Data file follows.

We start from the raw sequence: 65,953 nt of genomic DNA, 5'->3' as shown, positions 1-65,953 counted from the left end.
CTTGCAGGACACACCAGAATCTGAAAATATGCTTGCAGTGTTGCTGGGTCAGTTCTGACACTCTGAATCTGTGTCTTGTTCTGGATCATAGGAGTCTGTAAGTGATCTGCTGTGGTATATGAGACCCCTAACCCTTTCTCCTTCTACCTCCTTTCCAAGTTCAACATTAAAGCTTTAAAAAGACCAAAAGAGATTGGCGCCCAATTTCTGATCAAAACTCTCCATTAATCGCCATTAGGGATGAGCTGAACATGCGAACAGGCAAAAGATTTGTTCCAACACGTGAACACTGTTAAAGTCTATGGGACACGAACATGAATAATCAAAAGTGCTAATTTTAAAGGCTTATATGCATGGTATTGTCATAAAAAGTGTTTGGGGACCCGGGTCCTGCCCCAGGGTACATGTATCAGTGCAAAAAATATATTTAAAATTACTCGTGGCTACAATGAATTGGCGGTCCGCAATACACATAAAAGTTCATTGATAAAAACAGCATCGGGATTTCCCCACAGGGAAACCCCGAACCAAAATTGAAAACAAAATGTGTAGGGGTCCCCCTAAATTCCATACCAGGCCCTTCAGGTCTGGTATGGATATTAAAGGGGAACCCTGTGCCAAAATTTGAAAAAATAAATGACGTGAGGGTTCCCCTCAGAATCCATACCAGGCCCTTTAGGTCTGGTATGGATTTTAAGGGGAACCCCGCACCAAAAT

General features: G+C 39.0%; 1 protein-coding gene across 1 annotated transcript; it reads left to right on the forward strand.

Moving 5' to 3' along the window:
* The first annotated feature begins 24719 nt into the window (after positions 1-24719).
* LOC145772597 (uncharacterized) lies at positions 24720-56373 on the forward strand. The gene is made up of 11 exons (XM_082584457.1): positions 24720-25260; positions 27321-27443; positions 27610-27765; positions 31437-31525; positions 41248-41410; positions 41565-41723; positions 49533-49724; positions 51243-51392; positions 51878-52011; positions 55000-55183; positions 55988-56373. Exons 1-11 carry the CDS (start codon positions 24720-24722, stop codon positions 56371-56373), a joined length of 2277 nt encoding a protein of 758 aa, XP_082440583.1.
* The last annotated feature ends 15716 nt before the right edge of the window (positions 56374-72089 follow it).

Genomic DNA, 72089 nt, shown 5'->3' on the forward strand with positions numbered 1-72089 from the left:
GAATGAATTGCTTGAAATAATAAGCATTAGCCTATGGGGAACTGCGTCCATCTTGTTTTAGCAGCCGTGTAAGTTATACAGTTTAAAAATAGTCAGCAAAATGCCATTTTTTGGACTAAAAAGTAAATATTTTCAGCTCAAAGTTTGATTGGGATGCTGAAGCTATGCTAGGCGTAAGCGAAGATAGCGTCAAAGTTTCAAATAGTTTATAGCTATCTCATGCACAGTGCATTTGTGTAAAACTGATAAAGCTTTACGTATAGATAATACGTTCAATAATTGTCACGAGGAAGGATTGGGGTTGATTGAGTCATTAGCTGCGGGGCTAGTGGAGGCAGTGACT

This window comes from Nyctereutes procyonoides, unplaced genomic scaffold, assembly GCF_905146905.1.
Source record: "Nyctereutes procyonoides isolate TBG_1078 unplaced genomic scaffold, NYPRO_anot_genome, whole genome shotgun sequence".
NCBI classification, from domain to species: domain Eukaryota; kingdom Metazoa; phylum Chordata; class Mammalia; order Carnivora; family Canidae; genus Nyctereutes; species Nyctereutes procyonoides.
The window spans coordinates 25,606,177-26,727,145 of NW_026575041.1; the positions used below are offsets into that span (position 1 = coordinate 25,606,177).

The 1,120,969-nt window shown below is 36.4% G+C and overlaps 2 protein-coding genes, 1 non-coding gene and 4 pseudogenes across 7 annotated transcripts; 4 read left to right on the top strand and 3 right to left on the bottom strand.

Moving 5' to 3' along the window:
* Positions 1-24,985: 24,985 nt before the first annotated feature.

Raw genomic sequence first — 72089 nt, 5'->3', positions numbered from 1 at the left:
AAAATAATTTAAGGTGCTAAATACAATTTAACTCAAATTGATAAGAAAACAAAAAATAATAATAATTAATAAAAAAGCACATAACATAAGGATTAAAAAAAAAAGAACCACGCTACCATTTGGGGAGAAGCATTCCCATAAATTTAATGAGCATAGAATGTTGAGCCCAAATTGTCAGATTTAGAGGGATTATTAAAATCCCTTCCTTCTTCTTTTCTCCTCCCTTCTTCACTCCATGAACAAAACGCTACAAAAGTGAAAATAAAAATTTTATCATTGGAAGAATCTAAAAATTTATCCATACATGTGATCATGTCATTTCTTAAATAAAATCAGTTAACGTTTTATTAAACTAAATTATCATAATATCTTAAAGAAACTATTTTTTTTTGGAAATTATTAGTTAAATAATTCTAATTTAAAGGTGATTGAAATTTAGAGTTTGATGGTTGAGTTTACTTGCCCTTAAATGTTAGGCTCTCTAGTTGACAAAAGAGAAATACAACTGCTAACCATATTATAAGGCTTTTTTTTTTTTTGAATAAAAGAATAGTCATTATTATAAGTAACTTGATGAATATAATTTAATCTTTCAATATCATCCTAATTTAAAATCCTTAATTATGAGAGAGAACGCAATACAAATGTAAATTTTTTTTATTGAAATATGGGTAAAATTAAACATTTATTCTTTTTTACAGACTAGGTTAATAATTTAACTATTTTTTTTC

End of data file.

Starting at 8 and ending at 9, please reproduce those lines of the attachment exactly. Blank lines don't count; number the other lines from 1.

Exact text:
Genomic DNA, 72089 nt, shown 5'->3' on the forward strand with positions numbered 1-72089 from the left:
GAATGAATTGCTTGAAATAATAAGCATTAGCCTATGGGGAACTGCGTCCATCTTGTTTTAGCAGCCGTGTAAGTTATACAGTTTAAAAATAGTCAGCAAAATGCCATTTTTTGGACTAAAAAGTAAATATTTTCAGCTCAAAGTTTGATTGGGATGCTGAAGCTATGCTAGGCGTAAGCGAAGATAGCGTCAAAGTTTCAAATAGTTTATAGCTATCTCATGCACAGTGCATTTGTGTAAAACTGATAAAGCTTTACGTATAGATAATACGTTCAATAATTGTCACGAGGAAGGATTGGGGTTGATTGAGTCATTAGCTGCGGGGCTAGTGGAGGCAGTGACT